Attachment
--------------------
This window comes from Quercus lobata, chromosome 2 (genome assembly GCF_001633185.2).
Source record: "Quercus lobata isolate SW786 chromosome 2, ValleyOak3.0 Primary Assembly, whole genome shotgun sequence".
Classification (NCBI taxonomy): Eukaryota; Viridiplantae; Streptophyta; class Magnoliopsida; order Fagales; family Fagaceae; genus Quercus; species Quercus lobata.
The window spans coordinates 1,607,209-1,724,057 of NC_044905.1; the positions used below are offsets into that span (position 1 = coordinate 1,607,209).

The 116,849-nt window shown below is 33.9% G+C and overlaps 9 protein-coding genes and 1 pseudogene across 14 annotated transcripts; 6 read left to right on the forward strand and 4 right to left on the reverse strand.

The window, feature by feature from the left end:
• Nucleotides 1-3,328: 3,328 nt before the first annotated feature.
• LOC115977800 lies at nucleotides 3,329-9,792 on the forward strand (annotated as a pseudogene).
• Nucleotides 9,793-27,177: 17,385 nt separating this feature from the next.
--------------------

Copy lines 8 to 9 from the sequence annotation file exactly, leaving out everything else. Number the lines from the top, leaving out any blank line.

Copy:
• LOC115977800 lies at nucleotides 3,329-9,792 on the forward strand (annotated as a pseudogene).
• Nucleotides 9,793-27,177: 17,385 nt separating this feature from the next.